Rail passengers are facing higher fares across the UK as average price increases of 2.3% are introduced on the first weekday of the new year.
The increase covers regulated fares, including season tickets, and unregulated, such as off-peak tickets.
Campaigners said the rise was a "kick in the teeth" for passengers after months of widespread strike disruption.
The government said it was delivering the biggest rail modernisation programme for more than a century.
The increase in fares came as a strike by conductors on Southern Rail entered its third day, as a long-running row about the role of guards on new trains continued.
The RMT union began the 72-hour walkout on New Year's Eve, while another strike is set for 9 January.
Why are prices rising?
By Richard Westcott, BBC transport correspondent
Even if you allow for inflation, rail fares have gone up by around 25% since the mid-1990s.
Some tickets have spiked by 40% in just a decade.
Why? Because successive governments have been changing the proportion of the rail bill paid for by passengers.
It used to be around 50%. Today it's around 70%.
It does of course mean that other taxpayers, who do not catch trains (and that's most people, frankly), are paying less to run them.
Ironically, the original idea behind the government regulating around half of our rail fares was to protect passengers from big price rises imposed by train operators.
Yet it's often been government ministers who have used the mechanism to put fares up.
Bruce Williamson, of the independent campaign group Railfuture, said: "With the chaos on Southern, lacklustre performance in Scotland and stalled electrification on the Great Western main line, passengers are going to wonder what they are getting for their increased ticket price."
Lianna Etkind, of the Campaign for Better Transport, said: "Today's fare rises are another kick in the teeth for long-suffering rail passengers.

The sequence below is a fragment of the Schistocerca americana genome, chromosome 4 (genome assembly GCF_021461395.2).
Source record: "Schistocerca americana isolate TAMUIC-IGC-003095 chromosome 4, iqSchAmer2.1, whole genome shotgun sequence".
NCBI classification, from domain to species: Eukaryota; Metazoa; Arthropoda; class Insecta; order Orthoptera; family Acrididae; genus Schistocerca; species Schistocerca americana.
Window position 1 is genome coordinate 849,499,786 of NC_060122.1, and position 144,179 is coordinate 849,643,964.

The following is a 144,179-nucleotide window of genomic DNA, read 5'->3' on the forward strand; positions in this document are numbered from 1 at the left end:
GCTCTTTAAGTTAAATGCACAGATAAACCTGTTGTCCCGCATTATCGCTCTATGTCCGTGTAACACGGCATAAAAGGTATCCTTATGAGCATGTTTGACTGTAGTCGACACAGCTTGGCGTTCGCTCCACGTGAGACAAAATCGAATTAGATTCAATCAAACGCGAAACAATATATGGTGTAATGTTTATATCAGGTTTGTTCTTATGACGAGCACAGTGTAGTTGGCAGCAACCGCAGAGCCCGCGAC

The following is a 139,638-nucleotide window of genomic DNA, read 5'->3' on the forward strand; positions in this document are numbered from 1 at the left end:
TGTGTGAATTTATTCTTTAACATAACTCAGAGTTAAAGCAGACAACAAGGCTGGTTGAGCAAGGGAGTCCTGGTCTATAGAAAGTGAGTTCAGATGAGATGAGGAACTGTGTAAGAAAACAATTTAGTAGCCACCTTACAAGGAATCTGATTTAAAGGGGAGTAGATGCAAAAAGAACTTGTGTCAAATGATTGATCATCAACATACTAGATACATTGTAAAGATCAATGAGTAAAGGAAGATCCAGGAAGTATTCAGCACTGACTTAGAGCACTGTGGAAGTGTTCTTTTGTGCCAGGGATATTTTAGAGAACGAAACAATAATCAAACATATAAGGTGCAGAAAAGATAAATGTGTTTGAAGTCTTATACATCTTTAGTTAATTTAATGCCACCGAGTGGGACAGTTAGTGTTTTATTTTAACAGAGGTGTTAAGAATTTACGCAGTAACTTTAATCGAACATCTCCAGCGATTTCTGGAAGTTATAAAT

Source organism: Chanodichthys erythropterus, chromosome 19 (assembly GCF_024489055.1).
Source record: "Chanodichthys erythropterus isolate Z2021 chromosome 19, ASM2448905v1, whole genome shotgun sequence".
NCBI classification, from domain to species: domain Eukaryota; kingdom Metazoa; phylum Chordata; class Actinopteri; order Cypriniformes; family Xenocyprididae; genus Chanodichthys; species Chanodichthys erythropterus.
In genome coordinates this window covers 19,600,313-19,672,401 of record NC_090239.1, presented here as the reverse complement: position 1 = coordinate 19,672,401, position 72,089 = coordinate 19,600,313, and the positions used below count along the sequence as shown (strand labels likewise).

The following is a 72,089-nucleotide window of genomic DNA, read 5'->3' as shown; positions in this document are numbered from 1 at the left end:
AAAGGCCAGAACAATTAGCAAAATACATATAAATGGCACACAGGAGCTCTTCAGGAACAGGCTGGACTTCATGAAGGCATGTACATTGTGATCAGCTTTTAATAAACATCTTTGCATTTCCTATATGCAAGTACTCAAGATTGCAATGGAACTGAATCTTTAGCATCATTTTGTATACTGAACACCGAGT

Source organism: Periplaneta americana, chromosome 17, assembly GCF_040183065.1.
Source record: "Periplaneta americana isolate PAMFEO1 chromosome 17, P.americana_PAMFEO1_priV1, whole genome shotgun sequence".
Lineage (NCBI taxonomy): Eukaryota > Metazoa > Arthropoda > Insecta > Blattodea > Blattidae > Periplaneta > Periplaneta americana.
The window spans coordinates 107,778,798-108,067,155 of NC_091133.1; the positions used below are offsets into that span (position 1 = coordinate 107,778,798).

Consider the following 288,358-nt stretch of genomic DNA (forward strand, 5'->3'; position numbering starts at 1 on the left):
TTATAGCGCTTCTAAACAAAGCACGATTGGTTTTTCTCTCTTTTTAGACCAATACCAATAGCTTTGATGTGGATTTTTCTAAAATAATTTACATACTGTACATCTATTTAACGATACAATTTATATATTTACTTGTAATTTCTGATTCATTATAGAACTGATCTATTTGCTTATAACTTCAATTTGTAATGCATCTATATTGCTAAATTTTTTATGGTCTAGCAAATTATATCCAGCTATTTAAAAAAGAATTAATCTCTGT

"Many experienced a less frequent and more overcrowded service last year, and now they are required to pay more for the same this year."
The government uses the previous July's Retail Prices Index (RPI) measure of inflation to determine increases in regulated train fares, which was 1.9%.
Train operating companies set the prices of other tickets but are bound by competition rules.
According to the Rail Delivery Group (RDG), which represents train operators, around 97p in every pound paid by passengers goes back into running and improving services.
RDG chief executive Paul Plummer said: "Nobody wants to pay more to travel to work and at the moment in some places people aren't getting the service they are paying for.
"However, increases to season tickets are set by government. Money from fares is helping to sustain investment in the longer, newer trains and more punctual journeys that passengers want."
Transport Secretary Chris Grayling said the government has "always fairly balanced" the cost of modernising the railways between the taxpayer and the passenger."
But shadow transport secretary Andy McDonald said passengers are always told that higher fares are necessary to fund investment.
"The truth is that our heavily fragmented railways mean that it takes years longer and costs much more than it should to deliver basic improvements," he said.